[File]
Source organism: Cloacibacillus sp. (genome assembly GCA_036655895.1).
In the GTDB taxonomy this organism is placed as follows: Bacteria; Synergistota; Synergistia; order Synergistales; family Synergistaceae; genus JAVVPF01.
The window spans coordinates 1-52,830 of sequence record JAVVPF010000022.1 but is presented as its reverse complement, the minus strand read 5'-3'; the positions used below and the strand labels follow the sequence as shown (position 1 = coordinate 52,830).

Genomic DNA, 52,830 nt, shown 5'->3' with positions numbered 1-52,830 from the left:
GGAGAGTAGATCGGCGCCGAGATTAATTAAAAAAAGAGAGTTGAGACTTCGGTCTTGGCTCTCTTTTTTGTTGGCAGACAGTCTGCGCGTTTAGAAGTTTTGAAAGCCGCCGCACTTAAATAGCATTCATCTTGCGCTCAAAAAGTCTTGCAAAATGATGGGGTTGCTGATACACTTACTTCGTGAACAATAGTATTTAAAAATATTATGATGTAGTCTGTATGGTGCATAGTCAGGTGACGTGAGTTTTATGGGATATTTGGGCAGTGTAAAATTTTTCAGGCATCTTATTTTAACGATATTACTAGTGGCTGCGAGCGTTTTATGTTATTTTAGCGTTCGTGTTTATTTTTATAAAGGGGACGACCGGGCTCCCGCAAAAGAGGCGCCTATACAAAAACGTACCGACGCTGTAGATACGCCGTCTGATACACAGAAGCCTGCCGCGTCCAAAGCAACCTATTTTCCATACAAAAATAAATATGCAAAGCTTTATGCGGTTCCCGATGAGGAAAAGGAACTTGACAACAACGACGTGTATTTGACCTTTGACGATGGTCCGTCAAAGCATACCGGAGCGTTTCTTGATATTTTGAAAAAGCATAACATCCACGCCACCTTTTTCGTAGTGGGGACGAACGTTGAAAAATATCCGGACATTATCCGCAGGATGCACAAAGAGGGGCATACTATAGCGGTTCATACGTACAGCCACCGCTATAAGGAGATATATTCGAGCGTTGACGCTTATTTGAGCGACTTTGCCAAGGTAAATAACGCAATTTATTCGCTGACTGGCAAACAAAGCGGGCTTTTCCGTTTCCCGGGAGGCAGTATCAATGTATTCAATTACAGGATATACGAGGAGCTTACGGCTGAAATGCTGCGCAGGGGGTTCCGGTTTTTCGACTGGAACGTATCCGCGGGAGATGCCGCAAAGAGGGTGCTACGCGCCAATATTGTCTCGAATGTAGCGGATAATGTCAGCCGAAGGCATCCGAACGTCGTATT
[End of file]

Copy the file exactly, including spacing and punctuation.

Source organism: Cloacibacillus sp. (genome assembly GCA_036655895.1).
In the GTDB taxonomy this organism is placed as follows: Bacteria; Synergistota; Synergistia; order Synergistales; family Synergistaceae; genus JAVVPF01.
The window spans coordinates 1-52,830 of sequence record JAVVPF010000022.1 but is presented as its reverse complement, the minus strand read 5'-3'; the positions used below and the strand labels follow the sequence as shown (position 1 = coordinate 52,830).

Genomic DNA, 52,830 nt, shown 5'->3' with positions numbered 1-52,830 from the left:
GGAGAGTAGATCGGCGCCGAGATTAATTAAAAAAAGAGAGTTGAGACTTCGGTCTTGGCTCTCTTTTTTGTTGGCAGACAGTCTGCGCGTTTAGAAGTTTTGAAAGCCGCCGCACTTAAATAGCATTCATCTTGCGCTCAAAAAGTCTTGCAAAATGATGGGGTTGCTGATACACTTACTTCGTGAACAATAGTATTTAAAAATATTATGATGTAGTCTGTATGGTGCATAGTCAGGTGACGTGAGTTTTATGGGATATTTGGGCAGTGTAAAATTTTTCAGGCATCTTATTTTAACGATATTACTAGTGGCTGCGAGCGTTTTATGTTATTTTAGCGTTCGTGTTTATTTTTATAAAGGGGACGACCGGGCTCCCGCAAAAGAGGCGCCTATACAAAAACGTACCGACGCTGTAGATACGCCGTCTGATACACAGAAGCCTGCCGCGTCCAAAGCAACCTATTTTCCATACAAAAATAAATATGCAAAGCTTTATGCGGTTCCCGATGAGGAAAAGGAACTTGACAACAACGACGTGTATTTGACCTTTGACGATGGTCCGTCAAAGCATACCGGAGCGTTTCTTGATATTTTGAAAAAGCATAACATCCACGCCACCTTTTTCGTAGTGGGGACGAACGTTGAAAAATATCCGGACATTATCCGCAGGATGCACAAAGAGGGGCATACTATAGCGGTTCATACGTACAGCCACCGCTATAAGGAGATATATTCGAGCGTTGACGCTTATTTGAGCGACTTTGCCAAGGTAAATAACGCAATTTATTCGCTGACTGGCAAACAAAGCGGGCTTTTCCGTTTCCCGGGAGGCAGTATCAATGTATTCAATTACAGGATATACGAGGAGCTTACGGCTGAAATGCTGCGCAGGGGGTTCCGGTTTTTCGACTGGAACGTATCCGCGGGAGATGCCGCAAAGAGGGTGCTACGCGCCAATATTGTCTCGAATGTAGCGGATAATGTCAGCCGAAGGCATCCGAACGTCGTATT